Rawls was deeply influenced by John Stuart Mill (1806–73) as a young man, although he would later question much of Mill's philosophy. In his essay Utilitarianism (1863), Mill put forth his own version of the utility principle first stated by English philosopher Jeremy Bentham in 1789's Introduction to the Principles of Morals and Legislation. Mill wrote that this principle he calls "utility, or the greatest happiness principle," states right actions tend to produce a proportionate happiness, while wrong actions "tend to produce the reverse of happiness." By happiness, Mill elaborated, he meant pleasure and pain in the hedonistic sense. Noting a conflict between utility and justice, he proposed that proper understanding of the terms would eradicate any semblance of concept. There are five situations of justice in his conception: respecting others' moral rights, respecting others' legal rights, giving what is deserved, keeping faith with others, and impartiality in some circumstances. He distinguished justice from mere right and wrong by pointing out that justice concerns one individual's claim upon another in the context of moral rights. Justice was the highest of all "social utilities" and primary to any others. By drawing an equivalence between justice and utility, he reconciled the conflict between the two ideas. He then considered the problem of society constraining individual freedoms, and this contemplation gave rise to his conception of liberty, which has two parts. Interference with the freedom of action of others may be done as a matter of "self-protection," and force can be used only to stop its recipients from using force to harm others. Mill believed there ought to be absolute protection to freedom of lifestyle, peaceable association, and thought and expression.
In the 18th century Prussian philosopher Immanuel Kant (1724–1804) proposed a theory of justice as an answer to Hume's ideas. Kant's theory was revolutionary at the time because it was deontological, meaning it viewed the right separately from and prior to the good. Seeking to establish an absolute conception of the right, he left behind the empirical approach based on observation and circumstance, and approached the problems of justice from "pure practical reason," a point of view divorced as much as possible from bias and contingencies. Kant posited as his foundational principle the "categorical imperative," which describes that which ought to be done unconditionally. This "categorical imperative" functioned to separate right from wrong. Kant suggested thinking of it in terms of universality, respect that treats people as "ends in themselves." Being that human beings are autonomous, one should act as if one's actions would become the foundation for a just society.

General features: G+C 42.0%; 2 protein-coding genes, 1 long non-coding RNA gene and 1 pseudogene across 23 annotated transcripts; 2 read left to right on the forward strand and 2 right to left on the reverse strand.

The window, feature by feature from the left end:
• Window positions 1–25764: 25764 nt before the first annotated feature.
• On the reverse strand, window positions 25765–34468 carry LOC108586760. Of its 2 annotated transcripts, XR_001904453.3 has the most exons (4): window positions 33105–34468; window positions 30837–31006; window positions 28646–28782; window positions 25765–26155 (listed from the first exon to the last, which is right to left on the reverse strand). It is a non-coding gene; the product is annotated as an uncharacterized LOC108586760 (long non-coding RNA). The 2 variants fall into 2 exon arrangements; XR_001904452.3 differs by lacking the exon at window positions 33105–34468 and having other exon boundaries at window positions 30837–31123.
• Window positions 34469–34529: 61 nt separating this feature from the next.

From this foundation Kant fleshed out his theory of justice. His primary concern was obligations that compel persons to act with regard to the rights of others. Kant thought all persons had a basic, innate right to freely follow their own will as long as this did not intrude on other's rights to follow theirs. From this idea he formulated his central principle of justice: "Every action is just that in itself or in its maxim is such that the freedom of the will of each can coexist together with the freedom of everyone in accordance with a universal law." Kant's social-contract theory interpreted the initial situation as a hypothetical, rather than an actual, agreement, much like Rawls. He believed the motivation for justice is duty: we have a duty to do what is right. Rawls repeatedly evokes Kant's ideas of autonomy and the categorical imperative throughout A Theory of Justice. He uses Kant's notion of autonomy to support the claims of justice as fairness in what he calls the "Kantian interpretation."
While justice is itself a part of the theory of ethics, the term justice is far from singular. Major categorical distinctions within the overarching concept of justice include questions of scope (when does justice apply, and to whom), conceptual contrasts, and various theories that attempt to provide coherent frameworks for understanding and applying justice.
The discipline of ethics may be divided into three major categories. Normative ethics is concerned with describing a theory of how humans ought to live. Meta-ethics investigates the nature of morality itself. Applied ethics investigates the application of ethical principles to real-world situations. Rawls's theory of justice as fairness is a normative ethical theory.